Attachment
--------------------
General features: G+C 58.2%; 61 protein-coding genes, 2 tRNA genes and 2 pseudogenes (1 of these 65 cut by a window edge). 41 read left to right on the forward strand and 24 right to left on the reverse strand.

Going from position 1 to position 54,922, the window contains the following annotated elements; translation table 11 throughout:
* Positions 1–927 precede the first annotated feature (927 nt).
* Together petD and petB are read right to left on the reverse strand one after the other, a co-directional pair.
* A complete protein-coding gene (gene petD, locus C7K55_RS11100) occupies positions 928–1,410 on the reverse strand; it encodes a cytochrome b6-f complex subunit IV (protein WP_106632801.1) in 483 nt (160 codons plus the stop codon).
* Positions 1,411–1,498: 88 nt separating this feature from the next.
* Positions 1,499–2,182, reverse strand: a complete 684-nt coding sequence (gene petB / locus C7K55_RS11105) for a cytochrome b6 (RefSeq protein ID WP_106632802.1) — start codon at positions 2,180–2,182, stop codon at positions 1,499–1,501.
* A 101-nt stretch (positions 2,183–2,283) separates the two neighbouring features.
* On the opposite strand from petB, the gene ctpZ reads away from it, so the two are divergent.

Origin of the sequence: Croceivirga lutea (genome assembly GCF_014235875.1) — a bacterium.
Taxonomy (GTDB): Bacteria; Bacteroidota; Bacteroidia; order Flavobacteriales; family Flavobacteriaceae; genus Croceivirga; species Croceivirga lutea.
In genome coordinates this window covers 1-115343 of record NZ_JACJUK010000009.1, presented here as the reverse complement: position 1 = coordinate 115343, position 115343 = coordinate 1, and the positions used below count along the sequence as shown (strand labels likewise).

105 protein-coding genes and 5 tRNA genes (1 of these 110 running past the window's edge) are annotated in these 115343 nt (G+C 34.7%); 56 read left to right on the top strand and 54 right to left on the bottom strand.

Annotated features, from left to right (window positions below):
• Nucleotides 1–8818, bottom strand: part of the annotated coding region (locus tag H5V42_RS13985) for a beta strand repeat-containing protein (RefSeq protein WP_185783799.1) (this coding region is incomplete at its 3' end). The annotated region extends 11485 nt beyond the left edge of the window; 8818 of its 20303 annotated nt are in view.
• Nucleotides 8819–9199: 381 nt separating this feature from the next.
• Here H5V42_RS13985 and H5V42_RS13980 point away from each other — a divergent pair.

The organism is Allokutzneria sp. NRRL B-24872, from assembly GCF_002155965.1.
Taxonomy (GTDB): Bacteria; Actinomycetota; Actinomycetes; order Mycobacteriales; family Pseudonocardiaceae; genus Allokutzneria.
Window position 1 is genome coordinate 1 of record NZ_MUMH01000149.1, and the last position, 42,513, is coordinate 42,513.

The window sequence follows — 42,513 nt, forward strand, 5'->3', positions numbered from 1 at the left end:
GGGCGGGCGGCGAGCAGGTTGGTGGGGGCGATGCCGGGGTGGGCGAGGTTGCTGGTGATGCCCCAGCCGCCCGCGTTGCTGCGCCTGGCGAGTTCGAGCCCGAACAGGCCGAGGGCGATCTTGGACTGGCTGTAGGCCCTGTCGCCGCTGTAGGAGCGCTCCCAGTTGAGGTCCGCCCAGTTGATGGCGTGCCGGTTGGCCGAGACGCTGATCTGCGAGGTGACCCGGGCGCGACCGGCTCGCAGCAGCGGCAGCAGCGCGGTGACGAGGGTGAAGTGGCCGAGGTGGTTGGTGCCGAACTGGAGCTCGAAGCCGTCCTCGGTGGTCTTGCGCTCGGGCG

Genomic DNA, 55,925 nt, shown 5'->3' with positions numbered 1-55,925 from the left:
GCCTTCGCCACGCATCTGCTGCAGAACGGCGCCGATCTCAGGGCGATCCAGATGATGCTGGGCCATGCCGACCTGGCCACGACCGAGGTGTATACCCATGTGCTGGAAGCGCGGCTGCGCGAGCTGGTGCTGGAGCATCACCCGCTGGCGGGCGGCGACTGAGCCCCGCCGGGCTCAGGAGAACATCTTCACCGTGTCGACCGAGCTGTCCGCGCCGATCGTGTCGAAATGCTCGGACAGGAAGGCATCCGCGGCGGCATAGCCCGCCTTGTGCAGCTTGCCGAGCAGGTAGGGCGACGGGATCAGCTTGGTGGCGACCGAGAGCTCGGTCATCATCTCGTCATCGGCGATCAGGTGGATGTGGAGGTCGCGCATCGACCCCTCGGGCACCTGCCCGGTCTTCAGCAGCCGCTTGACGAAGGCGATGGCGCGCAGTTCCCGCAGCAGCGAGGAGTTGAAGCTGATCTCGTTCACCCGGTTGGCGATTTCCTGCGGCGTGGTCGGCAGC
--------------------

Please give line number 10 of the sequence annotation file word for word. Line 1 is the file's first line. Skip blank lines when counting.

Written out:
Origin of the sequence: Croceivirga lutea (genome assembly GCF_014235875.1) — a bacterium.